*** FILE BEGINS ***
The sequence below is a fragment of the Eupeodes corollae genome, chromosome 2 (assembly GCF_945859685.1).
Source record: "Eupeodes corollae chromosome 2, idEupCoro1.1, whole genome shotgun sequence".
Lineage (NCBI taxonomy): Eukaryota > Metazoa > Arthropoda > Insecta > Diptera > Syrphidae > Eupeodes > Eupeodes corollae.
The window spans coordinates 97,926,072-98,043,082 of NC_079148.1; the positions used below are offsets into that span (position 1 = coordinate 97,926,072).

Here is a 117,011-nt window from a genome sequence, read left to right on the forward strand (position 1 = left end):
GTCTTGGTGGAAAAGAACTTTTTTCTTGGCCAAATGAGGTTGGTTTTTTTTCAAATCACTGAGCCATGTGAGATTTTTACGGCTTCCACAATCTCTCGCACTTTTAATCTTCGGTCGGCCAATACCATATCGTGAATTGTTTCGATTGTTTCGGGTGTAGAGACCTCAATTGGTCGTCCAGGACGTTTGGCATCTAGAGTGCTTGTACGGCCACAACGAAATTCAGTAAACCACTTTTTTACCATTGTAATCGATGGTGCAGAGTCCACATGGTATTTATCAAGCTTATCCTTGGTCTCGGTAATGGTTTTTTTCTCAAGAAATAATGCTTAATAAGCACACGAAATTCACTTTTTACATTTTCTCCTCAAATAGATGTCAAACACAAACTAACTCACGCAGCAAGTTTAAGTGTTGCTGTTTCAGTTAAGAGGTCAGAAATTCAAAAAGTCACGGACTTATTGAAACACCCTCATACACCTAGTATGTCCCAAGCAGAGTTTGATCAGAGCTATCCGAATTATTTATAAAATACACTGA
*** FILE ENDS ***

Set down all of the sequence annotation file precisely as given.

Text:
The sequence below is a fragment of the Eupeodes corollae genome, chromosome 2 (assembly GCF_945859685.1).
Source record: "Eupeodes corollae chromosome 2, idEupCoro1.1, whole genome shotgun sequence".
Lineage (NCBI taxonomy): Eukaryota > Metazoa > Arthropoda > Insecta > Diptera > Syrphidae > Eupeodes > Eupeodes corollae.
The window spans coordinates 97,926,072-98,043,082 of NC_079148.1; the positions used below are offsets into that span (position 1 = coordinate 97,926,072).

Here is a 117,011-nt window from a genome sequence, read left to right on the forward strand (position 1 = left end):
GTCTTGGTGGAAAAGAACTTTTTTCTTGGCCAAATGAGGTTGGTTTTTTTTCAAATCACTGAGCCATGTGAGATTTTTACGGCTTCCACAATCTCTCGCACTTTTAATCTTCGGTCGGCCAATACCATATCGTGAATTGTTTCGATTGTTTCGGGTGTAGAGACCTCAATTGGTCGTCCAGGACGTTTGGCATCTAGAGTGCTTGTACGGCCACAACGAAATTCAGTAAACCACTTTTTTACCATTGTAATCGATGGTGCAGAGTCCACATGGTATTTATCAAGCTTATCCTTGGTCTCGGTAATGGTTTTTTTCTCAAGAAATAATGCTTAATAAGCACACGAAATTCACTTTTTACATTTTCTCCTCAAATAGATGTCAAACACAAACTAACTCACGCAGCAAGTTTAAGTGTTGCTGTTTCAGTTAAGAGGTCAGAAATTCAAAAAGTCACGGACTTATTGAAACACCCTCATACACCTAGTATGTCCCAAGCAGAGTTTGATCAGAGCTATCCGAATTATTTATAAAATACACTGA